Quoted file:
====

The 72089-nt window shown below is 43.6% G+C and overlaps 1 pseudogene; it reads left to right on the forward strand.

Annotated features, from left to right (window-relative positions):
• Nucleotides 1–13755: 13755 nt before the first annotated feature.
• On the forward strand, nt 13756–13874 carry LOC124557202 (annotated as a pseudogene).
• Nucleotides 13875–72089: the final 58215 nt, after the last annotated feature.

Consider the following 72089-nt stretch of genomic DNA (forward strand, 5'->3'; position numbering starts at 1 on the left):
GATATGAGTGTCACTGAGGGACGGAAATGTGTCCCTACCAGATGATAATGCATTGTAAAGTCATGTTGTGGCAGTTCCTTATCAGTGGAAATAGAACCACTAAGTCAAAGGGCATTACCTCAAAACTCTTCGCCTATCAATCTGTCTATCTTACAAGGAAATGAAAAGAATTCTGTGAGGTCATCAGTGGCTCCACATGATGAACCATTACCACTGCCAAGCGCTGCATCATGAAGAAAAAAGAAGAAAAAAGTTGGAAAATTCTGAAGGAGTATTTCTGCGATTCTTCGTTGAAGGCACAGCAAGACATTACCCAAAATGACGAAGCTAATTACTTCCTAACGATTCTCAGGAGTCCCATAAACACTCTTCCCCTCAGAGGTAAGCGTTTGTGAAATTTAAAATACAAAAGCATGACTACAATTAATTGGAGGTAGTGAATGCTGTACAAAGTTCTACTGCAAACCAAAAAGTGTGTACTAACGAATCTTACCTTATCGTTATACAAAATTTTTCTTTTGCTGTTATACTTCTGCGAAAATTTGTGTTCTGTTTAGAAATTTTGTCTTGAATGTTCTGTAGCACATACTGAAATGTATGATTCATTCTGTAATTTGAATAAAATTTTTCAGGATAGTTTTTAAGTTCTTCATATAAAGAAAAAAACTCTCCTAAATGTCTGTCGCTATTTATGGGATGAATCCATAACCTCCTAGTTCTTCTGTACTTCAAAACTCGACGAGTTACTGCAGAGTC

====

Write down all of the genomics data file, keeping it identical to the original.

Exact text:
The 72089-nt window shown below is 43.6% G+C and overlaps 1 pseudogene; it reads left to right on the forward strand.

Annotated features, from left to right (window-relative positions):
• Nucleotides 1–13755: 13755 nt before the first annotated feature.
• On the forward strand, nt 13756–13874 carry LOC124557202 (annotated as a pseudogene).
• Nucleotides 13875–72089: the final 58215 nt, after the last annotated feature.

Consider the following 72089-nt stretch of genomic DNA (forward strand, 5'->3'; position numbering starts at 1 on the left):
GATATGAGTGTCACTGAGGGACGGAAATGTGTCCCTACCAGATGATAATGCATTGTAAAGTCATGTTGTGGCAGTTCCTTATCAGTGGAAATAGAACCACTAAGTCAAAGGGCATTACCTCAAAACTCTTCGCCTATCAATCTGTCTATCTTACAAGGAAATGAAAAGAATTCTGTGAGGTCATCAGTGGCTCCACATGATGAACCATTACCACTGCCAAGCGCTGCATCATGAAGAAAAAAGAAGAAAAAAGTTGGAAAATTCTGAAGGAGTATTTCTGCGATTCTTCGTTGAAGGCACAGCAAGACATTACCCAAAATGACGAAGCTAATTACTTCCTAACGATTCTCAGGAGTCCCATAAACACTCTTCCCCTCAGAGGTAAGCGTTTGTGAAATTTAAAATACAAAAGCATGACTACAATTAATTGGAGGTAGTGAATGCTGTACAAAGTTCTACTGCAAACCAAAAAGTGTGTACTAACGAATCTTACCTTATCGTTATACAAAATTTTTCTTTTGCTGTTATACTTCTGCGAAAATTTGTGTTCTGTTTAGAAATTTTGTCTTGAATGTTCTGTAGCACATACTGAAATGTATGATTCATTCTGTAATTTGAATAAAATTTTTCAGGATAGTTTTTAAGTTCTTCATATAAAGAAAAAAACTCTCCTAAATGTCTGTCGCTATTTATGGGATGAATCCATAACCTCCTAGTTCTTCTGTACTTCAAAACTCGACGAGTTACTGCAGAGTC